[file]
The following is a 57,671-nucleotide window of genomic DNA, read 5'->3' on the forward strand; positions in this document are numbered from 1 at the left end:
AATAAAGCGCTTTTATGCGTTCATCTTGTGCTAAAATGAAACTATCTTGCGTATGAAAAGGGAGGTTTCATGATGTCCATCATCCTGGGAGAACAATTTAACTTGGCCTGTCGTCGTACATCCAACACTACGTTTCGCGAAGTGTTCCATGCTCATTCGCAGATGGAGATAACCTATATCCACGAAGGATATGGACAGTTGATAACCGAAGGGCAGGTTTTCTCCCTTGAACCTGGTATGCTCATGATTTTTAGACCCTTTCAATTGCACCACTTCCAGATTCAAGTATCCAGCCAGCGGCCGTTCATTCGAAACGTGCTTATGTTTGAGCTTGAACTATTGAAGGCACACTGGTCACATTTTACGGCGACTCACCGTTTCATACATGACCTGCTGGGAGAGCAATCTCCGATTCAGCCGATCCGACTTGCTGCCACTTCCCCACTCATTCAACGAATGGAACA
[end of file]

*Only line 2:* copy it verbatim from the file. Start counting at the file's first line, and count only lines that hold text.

AATAAAGCGCTTTTATGCGTTCATCTTGTGCTAAAATGAAACTATCTTGCGTATGAAAAGGGAGGTTTCATGATGTCCATCATCCTGGGAGAACAATTTAACTTGGCCTGTCGTCGTACATCCAACACTACGTTTCGCGAAGTGTTCCATGCTCATTCGCAGATGGAGATAACCTATATCCACGAAGGATATGGACAGTTGATAACCGAAGGGCAGGTTTTCTCCCTTGAACCTGGTATGCTCATGATTTTTAGACCCTTTCAATTGCACCACTTCCAGATTCAAGTATCCAGCCAGCGGCCGTTCATTCGAAACGTGCTTATGTTTGAGCTTGAACTATTGAAGGCACACTGGTCACATTTTACGGCGACTCACCGTTTCATACATGACCTGCTGGGAGAGCAATCTCCGATTCAGCCGATCCGACTTGCTGCCACTTCCCCACTCATTCAACGAATGGAACA